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NOAA uses uncrewed marine systems to survey offshore wind energy sites

DriX uncrewed surface vehicle seen through a vessel window

In fall of 2023 NOAA’s Northeast Fisheries Science Center, the Uncrewed Marine Systems Division of NOAA’s Uncrewed Systems Operations Center (UxSOC), their industry partner Exail and academic partner the University of Rhode Island Inner Space Center conducted field operations utilizing an uncrewed marine system to survey marine resources in current and potential offshore wind farm lease areas.  

As offshore wind energy development grows around the nation, NOAA is working to enable sustainable, safe, inclusive and informed development. Uncrewed systems can serve as a critical tool for performing surveys in wind farm regions that are difficult to access using standard survey methods. 

The recent field operations involved using a DriX uncrewed surface vehicle to collect information on the ocean conditions, marine life and seafloor within existing and under-development offshore wind farm areas using multiple scientific sensors, like sonars and echosounders. The DriX was able to collect data within 82 feet of a functional wind turbine (approximately the distance between bases on a baseball field). 

Operations of traditional crewed research vessels in such close proximity to a wind turbine may prove more difficult than using uncrewed systems like the DriX. It is important to gather data around the wind turbines as marine life use the structures to acquire food and protection. The DriX surveys were designed to cover large regions encompassing designated wind farm areas, and to survey the current and proposed turbine locations at finer scales.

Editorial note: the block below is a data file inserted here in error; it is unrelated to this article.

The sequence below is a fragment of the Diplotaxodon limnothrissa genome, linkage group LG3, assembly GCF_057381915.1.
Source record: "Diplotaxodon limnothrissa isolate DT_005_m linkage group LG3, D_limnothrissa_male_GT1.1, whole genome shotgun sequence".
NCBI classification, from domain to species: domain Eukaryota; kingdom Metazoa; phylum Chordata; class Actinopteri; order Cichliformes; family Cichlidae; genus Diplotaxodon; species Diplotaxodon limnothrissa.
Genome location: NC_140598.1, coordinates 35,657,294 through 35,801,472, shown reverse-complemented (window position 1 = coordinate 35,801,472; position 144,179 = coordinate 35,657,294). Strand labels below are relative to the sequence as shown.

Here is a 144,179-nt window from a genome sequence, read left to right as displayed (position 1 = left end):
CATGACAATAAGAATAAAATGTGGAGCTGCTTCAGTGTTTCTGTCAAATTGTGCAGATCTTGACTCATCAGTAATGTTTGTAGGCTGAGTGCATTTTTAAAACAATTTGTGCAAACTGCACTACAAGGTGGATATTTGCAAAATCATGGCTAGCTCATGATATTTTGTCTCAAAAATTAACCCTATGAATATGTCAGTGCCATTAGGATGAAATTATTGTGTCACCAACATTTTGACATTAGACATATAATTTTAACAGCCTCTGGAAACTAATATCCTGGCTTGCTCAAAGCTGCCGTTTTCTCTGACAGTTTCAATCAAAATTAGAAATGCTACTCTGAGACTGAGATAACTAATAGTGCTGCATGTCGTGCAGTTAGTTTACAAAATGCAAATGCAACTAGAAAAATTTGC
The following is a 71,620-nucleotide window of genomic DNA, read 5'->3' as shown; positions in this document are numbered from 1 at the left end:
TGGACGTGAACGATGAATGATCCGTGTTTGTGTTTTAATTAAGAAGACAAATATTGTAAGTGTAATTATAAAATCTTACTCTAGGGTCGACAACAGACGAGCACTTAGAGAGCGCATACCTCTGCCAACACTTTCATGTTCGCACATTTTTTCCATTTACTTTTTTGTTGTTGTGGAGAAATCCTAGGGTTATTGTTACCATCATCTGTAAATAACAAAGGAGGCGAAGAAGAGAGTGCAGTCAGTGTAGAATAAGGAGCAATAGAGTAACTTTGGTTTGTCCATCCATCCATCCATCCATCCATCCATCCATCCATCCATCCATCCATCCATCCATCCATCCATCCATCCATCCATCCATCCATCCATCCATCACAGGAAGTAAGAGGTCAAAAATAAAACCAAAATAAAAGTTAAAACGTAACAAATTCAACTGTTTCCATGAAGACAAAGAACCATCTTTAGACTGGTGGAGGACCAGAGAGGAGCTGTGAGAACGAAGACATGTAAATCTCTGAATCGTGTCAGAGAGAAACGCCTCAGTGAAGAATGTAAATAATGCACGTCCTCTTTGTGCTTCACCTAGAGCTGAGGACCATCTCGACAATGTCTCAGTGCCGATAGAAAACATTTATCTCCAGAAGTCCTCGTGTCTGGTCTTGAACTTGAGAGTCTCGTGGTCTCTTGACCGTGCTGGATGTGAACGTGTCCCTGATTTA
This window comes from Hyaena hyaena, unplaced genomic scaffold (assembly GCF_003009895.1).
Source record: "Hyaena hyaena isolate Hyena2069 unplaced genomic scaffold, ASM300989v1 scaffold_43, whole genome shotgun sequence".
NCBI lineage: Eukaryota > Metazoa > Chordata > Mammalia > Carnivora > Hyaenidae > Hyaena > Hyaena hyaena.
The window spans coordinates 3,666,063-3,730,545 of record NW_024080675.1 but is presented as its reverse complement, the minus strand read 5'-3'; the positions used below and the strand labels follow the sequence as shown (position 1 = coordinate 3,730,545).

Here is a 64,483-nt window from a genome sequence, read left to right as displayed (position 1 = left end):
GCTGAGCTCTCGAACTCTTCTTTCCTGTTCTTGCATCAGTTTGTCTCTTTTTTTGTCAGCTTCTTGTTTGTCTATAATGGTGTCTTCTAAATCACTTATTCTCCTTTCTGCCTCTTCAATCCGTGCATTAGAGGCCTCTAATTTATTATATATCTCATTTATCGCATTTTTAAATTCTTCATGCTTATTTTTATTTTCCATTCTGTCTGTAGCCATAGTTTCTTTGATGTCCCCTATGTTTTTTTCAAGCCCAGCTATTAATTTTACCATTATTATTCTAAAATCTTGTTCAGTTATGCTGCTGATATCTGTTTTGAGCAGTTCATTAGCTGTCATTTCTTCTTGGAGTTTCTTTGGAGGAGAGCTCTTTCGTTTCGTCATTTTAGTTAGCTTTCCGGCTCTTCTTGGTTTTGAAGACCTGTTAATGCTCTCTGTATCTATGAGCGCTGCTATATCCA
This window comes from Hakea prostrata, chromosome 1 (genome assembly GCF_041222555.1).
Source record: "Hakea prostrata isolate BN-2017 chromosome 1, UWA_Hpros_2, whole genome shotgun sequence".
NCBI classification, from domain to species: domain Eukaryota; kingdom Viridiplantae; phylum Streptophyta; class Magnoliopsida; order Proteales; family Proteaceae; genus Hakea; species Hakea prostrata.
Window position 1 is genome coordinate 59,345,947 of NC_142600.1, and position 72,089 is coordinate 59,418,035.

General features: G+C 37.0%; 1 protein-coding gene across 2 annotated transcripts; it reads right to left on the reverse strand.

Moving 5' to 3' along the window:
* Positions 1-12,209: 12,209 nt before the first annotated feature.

By gathering data at proposed turbine locations, NOAA is able to make comparisons of environmental changes that occur before and after turbine construction. This project has shown that uncrewed surface vehicles can be useful tools for operating and collecting data within vessel restricted areas. These operations are just one example of how NOAA is informing transparent and data-driven decisions regarding offshore wind energy development. 

Growing NOAA’s Uncrewed System Fleet 

Beyond offshore wind energy development, NOAA is invested in improving the overall safety and efficiency of data collection efforts through the use of uncrewed systems. In support of these efforts, the UxSOC recently purchased a Slocum autonomous underwater glider, and is procuring another DriX to add to its growing fleet of uncrewed marine systems.  

Uncrewed systems field operations – like that of the DriX in offshore wind farm sites – enhance NOAA’s understanding of different technologies and improve the agency’s ability to transition uncrewed systems to routine operations.

Photo: The DriX uncrewed surface vehicle as it transited to a survey site as viewed through the windows of the NOAA R/V Gloria Michelle. Credit: Lt. j.g. Trevor Grams/NOAA